About 1.315 million metric tons of cocoa were delivered to ports from the start of the season in October to Aug. 12, the Lome, Togo-based lender said in a report e-mailed today. Based on the bean arrival figures, the 2011-12 crop would be 1.36 million tons, the bank said in the report. That is down from a record 1.51 million tons in 2010-11, according to data from the London-based International Cocoa Organization.
Dry weather in growing regions in West Africa may reduce the next cocoa crop, which will be harvested starting in October, the bank said. The southwestern Soubre region in Ivory Coast, which produces about 300,000 tons of cocoa a year, got less rainfall than average, according to data from the country’s National Meteorological Service.
“With cocoa trees in their critical flowering period, the poor weather could impair the development of the main crop, although hopes for better rains in August could mitigate the impact,” Edward George, a soft commodities specialist at the bank, said in the report.
Production in the 2012-13 season may be 1.31 million tons, he said, citing the industry regulator Conseil de Cafe Cacao. The 2012-13 season should have a “small global deficit,” according to the report. That may boost prices in “coming months,” George said. Futures in London have climbed 17 percent this year.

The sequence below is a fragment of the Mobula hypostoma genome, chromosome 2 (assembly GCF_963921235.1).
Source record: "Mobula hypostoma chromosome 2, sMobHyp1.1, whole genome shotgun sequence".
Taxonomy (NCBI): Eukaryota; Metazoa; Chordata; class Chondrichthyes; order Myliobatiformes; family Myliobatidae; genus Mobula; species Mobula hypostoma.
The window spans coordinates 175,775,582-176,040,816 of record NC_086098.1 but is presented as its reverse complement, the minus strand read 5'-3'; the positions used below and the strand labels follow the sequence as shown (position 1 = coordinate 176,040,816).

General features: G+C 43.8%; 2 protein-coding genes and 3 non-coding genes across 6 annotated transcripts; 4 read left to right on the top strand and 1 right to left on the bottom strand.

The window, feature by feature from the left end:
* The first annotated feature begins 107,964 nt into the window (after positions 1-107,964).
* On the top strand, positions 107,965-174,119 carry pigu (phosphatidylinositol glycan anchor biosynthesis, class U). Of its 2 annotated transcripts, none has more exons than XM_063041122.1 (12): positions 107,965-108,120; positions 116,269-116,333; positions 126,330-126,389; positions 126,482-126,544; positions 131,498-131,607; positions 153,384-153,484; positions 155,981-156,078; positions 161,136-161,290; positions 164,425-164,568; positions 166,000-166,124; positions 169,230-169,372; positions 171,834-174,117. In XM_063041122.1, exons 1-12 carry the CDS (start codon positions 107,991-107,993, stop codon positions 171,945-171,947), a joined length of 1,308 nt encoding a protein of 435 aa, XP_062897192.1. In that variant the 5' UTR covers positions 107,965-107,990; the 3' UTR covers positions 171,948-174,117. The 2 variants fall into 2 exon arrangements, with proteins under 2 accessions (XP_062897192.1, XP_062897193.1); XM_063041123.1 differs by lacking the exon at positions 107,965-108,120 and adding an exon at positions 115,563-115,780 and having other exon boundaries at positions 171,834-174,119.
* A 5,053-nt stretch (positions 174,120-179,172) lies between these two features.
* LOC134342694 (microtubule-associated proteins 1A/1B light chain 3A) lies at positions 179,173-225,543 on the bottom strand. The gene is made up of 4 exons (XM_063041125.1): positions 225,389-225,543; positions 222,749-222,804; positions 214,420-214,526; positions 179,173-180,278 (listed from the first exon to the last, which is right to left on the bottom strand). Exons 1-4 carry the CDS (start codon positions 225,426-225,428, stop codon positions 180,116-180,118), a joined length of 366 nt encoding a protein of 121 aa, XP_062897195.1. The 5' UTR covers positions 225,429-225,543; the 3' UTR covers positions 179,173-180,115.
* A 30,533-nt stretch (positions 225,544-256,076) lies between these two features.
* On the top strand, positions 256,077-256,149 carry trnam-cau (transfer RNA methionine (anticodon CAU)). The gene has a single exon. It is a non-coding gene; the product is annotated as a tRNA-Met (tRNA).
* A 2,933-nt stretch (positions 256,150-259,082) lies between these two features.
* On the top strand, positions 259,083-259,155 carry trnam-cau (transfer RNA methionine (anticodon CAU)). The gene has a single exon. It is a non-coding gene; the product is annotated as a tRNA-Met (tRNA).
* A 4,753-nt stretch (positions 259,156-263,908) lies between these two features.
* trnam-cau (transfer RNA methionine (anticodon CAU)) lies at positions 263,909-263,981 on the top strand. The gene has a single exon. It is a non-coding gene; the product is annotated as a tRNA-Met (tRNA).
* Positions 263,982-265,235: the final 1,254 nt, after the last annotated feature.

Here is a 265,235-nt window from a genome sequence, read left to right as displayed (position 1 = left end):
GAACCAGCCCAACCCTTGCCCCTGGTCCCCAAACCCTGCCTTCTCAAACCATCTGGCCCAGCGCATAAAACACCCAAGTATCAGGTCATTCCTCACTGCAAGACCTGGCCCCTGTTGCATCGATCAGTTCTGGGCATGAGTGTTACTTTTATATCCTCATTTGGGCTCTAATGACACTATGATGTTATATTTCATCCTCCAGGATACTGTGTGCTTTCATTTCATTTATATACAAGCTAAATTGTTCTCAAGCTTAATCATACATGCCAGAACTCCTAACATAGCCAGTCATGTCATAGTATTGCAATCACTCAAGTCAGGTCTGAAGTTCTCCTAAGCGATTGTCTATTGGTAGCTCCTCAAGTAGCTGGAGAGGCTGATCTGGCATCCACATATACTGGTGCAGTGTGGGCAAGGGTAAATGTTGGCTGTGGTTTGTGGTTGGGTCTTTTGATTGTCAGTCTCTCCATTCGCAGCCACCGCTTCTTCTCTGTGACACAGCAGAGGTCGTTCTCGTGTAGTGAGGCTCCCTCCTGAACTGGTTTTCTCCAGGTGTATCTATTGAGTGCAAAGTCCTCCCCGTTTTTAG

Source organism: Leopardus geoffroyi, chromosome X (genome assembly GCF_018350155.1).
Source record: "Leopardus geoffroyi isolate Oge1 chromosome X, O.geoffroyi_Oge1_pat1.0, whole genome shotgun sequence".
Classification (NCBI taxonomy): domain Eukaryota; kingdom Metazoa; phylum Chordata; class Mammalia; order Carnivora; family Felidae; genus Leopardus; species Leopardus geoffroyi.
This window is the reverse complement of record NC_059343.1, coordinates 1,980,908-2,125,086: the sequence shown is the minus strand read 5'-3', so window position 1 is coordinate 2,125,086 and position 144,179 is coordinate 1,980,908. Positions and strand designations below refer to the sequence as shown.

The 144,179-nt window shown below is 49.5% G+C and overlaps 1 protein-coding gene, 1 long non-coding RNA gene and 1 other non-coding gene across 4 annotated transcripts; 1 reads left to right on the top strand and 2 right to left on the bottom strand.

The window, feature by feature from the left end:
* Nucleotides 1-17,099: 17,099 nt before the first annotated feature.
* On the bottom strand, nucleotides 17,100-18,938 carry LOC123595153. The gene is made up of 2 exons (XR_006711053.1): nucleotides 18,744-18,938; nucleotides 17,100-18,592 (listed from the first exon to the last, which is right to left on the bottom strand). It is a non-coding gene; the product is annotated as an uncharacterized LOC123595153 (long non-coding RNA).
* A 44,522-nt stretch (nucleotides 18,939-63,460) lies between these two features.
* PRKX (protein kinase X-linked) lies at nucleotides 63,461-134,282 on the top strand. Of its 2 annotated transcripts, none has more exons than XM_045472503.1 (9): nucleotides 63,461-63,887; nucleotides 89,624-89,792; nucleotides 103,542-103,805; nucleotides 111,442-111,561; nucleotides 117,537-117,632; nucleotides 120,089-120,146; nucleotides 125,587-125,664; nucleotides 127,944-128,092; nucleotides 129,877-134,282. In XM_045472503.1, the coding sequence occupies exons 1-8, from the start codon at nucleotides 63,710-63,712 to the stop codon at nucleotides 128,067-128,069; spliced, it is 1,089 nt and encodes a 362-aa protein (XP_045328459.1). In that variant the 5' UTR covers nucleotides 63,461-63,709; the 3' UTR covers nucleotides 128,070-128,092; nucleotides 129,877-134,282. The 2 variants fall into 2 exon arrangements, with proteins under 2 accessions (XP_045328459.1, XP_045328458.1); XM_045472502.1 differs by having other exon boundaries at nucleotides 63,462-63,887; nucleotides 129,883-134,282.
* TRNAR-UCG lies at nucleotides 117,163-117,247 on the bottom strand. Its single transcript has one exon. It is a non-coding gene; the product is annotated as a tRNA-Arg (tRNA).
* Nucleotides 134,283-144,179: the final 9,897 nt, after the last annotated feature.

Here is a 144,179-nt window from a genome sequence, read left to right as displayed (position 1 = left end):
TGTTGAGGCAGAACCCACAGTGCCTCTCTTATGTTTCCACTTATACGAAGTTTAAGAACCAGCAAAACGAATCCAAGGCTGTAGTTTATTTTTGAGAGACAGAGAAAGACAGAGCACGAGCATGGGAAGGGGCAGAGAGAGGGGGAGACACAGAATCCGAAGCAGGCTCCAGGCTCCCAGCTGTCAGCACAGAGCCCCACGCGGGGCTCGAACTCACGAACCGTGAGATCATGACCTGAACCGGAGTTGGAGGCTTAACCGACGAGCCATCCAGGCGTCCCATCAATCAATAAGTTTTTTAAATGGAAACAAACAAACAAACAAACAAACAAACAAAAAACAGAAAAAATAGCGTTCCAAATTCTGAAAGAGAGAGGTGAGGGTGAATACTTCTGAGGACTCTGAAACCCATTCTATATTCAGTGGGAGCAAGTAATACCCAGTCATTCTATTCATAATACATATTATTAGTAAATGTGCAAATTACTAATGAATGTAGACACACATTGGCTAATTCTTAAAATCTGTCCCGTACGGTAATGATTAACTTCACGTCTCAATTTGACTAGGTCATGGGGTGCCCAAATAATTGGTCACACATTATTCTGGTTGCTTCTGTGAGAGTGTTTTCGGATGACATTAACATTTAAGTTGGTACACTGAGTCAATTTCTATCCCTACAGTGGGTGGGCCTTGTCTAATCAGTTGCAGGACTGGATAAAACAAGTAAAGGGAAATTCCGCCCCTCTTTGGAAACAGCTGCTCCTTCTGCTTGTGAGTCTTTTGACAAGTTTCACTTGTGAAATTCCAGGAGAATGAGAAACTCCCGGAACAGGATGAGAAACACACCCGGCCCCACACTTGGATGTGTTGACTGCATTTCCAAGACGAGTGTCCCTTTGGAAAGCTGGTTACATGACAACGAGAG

In Cameroon, cocoa exports for the season fell to 170,000 tons from 193,000 tons in the same period a year earlier, Ecobank estimates. The 2011-12 crop there is set to fall short of last year’s 240,000 tons, it said.
“Cocoa exports have been falling for nearly a year, owing to poor weather earlier in the season, caterpillar infestation in the main Central and South-West regions, and the decision by some farmers to withhold beans from the market in expectation of better prices,” George said, referring to Cameroon.
To contact the editor responsible for this story: Claudia Carpenter at Ccarpenter2@bloomberg.net.